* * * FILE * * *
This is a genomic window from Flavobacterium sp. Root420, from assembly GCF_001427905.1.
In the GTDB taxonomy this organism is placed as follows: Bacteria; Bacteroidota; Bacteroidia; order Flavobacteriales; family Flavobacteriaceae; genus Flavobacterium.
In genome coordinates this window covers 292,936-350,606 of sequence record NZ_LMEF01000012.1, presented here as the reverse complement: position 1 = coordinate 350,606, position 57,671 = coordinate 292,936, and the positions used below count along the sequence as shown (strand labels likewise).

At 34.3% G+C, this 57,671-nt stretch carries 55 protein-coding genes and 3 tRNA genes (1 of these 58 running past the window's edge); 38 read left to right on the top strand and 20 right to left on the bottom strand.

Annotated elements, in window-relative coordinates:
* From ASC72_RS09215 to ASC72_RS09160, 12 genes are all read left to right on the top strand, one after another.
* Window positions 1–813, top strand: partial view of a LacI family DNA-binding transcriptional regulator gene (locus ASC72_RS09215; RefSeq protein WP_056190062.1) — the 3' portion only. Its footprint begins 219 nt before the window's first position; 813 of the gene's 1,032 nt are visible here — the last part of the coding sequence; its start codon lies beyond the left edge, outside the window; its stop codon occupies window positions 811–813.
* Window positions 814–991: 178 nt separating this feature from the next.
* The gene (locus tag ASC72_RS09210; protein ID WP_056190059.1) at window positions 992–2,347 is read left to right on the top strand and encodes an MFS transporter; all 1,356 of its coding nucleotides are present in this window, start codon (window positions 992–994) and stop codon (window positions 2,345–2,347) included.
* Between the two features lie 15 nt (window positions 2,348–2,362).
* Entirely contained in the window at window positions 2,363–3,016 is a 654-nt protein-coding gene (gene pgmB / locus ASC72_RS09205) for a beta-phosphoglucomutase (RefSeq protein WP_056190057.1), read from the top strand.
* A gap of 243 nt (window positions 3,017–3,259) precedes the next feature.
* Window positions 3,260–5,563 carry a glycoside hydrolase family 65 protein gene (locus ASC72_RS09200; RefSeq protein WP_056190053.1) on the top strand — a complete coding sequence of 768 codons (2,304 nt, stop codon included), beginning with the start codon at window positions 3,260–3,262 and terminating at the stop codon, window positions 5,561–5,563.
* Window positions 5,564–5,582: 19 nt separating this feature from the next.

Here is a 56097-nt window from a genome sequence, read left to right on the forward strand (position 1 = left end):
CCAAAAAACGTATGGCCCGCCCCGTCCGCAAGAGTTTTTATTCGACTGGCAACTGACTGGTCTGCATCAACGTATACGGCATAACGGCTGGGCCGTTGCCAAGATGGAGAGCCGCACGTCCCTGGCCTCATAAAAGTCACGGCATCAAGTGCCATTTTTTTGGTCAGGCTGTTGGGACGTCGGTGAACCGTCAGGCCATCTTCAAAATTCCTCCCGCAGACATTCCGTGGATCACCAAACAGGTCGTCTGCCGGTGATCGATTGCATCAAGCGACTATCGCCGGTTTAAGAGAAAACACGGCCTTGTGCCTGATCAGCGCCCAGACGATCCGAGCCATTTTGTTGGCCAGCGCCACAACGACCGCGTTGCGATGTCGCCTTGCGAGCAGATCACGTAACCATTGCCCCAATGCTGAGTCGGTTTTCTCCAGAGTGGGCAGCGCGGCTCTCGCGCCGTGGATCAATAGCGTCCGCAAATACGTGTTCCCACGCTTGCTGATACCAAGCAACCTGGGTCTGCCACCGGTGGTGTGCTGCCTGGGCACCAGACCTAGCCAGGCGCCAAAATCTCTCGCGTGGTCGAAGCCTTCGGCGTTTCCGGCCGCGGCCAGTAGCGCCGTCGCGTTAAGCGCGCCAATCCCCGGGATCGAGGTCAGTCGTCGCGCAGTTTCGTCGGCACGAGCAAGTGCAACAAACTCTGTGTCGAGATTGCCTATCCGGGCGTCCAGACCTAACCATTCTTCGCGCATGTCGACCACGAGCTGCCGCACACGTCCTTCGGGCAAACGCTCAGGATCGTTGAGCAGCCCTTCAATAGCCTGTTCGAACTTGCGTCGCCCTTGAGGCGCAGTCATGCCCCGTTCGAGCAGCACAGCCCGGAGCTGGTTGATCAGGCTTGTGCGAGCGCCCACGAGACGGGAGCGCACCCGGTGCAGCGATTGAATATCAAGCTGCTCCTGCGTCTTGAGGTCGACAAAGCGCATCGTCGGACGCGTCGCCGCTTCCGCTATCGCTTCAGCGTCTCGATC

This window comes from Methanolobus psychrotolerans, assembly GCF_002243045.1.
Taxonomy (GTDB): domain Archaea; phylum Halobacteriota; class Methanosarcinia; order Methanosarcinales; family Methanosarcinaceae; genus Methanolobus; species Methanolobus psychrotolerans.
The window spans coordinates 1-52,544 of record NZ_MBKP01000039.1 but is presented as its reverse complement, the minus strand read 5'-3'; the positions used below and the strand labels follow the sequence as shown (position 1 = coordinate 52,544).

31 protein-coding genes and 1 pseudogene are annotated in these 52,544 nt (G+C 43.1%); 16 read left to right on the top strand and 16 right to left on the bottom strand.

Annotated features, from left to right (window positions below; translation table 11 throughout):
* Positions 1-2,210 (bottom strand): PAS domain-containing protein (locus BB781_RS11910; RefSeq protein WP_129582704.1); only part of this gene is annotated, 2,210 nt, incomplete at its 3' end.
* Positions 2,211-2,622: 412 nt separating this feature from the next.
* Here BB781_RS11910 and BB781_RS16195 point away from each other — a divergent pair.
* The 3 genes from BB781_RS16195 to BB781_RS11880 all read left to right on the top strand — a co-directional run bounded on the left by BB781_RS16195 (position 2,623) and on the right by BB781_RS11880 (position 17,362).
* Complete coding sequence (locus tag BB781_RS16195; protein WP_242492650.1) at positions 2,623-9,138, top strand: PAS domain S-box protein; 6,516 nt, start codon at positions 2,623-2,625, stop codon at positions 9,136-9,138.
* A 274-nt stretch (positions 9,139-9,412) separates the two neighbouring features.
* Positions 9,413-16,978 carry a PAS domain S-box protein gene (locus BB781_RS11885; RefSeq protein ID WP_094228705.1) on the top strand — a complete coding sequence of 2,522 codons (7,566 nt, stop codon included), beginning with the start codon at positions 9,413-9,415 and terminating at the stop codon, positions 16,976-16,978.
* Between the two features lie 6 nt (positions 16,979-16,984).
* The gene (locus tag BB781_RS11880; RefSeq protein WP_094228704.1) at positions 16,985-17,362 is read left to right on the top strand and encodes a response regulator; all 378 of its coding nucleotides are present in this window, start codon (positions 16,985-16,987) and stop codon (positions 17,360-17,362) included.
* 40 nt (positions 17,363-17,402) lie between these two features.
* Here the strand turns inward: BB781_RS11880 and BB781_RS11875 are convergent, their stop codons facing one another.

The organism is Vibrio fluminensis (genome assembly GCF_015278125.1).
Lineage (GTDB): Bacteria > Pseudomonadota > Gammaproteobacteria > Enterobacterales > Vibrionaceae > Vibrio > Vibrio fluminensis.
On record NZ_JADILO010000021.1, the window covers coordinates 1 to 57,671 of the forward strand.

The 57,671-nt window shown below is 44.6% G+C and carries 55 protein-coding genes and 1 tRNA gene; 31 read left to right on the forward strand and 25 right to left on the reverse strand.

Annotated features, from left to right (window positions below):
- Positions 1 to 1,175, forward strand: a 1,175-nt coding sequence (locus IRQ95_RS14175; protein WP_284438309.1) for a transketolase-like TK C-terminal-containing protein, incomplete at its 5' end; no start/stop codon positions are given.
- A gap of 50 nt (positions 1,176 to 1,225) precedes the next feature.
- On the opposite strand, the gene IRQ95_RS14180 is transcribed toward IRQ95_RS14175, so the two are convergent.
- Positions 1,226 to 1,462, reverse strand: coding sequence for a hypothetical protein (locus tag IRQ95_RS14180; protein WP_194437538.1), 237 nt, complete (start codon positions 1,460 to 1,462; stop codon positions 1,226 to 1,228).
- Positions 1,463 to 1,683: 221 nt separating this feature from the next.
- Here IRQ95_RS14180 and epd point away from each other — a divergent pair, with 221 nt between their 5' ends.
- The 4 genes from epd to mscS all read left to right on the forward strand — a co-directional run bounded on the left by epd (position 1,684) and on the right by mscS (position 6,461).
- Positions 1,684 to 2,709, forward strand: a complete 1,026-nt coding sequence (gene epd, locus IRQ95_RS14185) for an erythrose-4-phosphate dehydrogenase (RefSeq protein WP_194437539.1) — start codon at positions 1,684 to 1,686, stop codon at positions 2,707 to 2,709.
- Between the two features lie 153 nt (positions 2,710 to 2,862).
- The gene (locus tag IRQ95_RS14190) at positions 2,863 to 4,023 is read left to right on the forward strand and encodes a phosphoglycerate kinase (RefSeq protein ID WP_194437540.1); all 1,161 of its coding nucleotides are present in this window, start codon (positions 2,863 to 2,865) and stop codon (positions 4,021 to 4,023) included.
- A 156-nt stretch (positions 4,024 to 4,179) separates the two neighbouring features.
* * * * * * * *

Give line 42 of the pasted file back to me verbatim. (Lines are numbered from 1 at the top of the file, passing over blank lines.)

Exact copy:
- Positions 1,463 to 1,683: 221 nt separating this feature from the next.